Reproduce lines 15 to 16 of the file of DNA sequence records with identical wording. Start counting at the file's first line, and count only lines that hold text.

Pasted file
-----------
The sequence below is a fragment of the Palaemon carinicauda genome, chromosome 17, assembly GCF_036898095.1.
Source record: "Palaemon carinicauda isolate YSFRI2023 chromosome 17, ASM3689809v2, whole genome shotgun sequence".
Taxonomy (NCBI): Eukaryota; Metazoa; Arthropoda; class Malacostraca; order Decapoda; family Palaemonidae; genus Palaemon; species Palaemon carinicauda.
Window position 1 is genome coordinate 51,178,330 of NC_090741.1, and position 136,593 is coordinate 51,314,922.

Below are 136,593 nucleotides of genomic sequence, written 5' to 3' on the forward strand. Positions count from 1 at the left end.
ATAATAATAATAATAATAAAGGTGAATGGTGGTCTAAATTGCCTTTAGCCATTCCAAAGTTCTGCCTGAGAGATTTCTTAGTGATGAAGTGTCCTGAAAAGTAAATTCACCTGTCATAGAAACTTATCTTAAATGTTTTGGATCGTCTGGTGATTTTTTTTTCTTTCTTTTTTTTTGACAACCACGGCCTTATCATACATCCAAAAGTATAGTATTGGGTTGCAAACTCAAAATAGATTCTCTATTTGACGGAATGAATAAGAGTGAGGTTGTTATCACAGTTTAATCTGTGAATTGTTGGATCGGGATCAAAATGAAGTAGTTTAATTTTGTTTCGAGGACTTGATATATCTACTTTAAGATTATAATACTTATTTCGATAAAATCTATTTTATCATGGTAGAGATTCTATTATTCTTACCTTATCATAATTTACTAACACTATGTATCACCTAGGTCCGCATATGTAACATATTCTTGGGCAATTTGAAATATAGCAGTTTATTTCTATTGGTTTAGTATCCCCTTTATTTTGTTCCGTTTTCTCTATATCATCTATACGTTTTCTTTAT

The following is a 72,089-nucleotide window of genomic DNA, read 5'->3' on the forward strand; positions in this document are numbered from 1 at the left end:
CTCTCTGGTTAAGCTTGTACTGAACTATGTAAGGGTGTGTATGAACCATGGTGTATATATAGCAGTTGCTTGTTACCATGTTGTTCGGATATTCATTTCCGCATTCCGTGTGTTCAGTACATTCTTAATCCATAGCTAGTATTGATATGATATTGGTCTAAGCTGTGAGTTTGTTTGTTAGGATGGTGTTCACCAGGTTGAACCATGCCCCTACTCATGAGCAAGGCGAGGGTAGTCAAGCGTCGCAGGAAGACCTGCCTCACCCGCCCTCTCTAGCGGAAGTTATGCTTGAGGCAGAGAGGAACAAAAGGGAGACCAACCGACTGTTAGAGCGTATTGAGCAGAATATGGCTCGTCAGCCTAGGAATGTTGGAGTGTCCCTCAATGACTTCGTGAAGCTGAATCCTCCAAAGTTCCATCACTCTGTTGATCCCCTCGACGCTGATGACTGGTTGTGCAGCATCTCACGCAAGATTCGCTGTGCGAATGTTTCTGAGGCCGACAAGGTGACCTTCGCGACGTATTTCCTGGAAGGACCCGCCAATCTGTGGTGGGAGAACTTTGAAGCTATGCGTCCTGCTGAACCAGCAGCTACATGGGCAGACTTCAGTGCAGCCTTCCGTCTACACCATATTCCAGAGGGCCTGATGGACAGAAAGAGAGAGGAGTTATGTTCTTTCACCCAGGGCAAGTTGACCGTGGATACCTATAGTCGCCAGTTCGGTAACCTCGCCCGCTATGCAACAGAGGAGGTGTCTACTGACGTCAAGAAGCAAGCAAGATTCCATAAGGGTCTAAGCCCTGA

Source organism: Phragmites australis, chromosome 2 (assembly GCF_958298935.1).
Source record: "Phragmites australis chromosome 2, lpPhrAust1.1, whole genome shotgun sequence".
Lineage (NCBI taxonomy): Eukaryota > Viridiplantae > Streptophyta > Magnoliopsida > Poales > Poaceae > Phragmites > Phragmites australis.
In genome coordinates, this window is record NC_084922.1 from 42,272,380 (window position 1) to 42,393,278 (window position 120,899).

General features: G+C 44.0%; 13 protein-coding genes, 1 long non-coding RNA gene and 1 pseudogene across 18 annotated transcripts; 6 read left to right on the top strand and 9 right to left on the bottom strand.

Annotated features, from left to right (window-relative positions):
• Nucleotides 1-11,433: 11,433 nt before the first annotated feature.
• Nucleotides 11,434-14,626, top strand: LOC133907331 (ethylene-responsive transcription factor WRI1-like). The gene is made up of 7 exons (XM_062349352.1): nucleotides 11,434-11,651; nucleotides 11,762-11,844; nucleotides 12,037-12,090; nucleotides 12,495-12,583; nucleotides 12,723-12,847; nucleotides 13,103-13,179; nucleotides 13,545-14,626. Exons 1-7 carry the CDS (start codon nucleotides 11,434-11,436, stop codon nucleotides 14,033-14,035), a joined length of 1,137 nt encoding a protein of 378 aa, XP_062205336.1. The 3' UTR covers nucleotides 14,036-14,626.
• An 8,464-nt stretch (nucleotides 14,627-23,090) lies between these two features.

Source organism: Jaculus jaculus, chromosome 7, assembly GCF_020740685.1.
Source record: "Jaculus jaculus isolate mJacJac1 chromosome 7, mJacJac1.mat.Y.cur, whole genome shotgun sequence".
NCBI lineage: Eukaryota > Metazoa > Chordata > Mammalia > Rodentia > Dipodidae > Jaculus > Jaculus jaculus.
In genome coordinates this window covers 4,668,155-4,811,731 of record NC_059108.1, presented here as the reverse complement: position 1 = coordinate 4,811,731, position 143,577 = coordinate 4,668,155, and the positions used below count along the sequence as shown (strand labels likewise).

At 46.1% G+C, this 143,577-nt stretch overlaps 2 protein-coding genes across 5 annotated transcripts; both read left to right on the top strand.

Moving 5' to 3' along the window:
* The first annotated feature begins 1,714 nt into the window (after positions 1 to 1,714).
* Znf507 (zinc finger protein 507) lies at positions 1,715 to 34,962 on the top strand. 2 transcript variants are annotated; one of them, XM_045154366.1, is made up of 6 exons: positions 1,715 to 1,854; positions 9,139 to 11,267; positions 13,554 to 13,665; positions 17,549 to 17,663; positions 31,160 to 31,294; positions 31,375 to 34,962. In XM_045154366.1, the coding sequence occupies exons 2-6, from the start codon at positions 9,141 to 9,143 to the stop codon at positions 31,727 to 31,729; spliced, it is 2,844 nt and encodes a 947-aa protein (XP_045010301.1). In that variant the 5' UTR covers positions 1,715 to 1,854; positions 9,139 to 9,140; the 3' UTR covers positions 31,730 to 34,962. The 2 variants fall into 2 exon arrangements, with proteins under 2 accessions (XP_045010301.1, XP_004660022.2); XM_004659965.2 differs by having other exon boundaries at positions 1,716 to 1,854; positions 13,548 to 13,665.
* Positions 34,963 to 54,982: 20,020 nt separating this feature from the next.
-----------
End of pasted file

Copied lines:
• Nucleotides 1-11,433: 11,433 nt before the first annotated feature.
• Nucleotides 11,434-14,626, top strand: LOC133907331 (ethylene-responsive transcription factor WRI1-like). The gene is made up of 7 exons (XM_062349352.1): nucleotides 11,434-11,651; nucleotides 11,762-11,844; nucleotides 12,037-12,090; nucleotides 12,495-12,583; nucleotides 12,723-12,847; nucleotides 13,103-13,179; nucleotides 13,545-14,626. Exons 1-7 carry the CDS (start codon nucleotides 11,434-11,436, stop codon nucleotides 14,033-14,035), a joined length of 1,137 nt encoding a protein of 378 aa, XP_062205336.1. The 3' UTR covers nucleotides 14,036-14,626.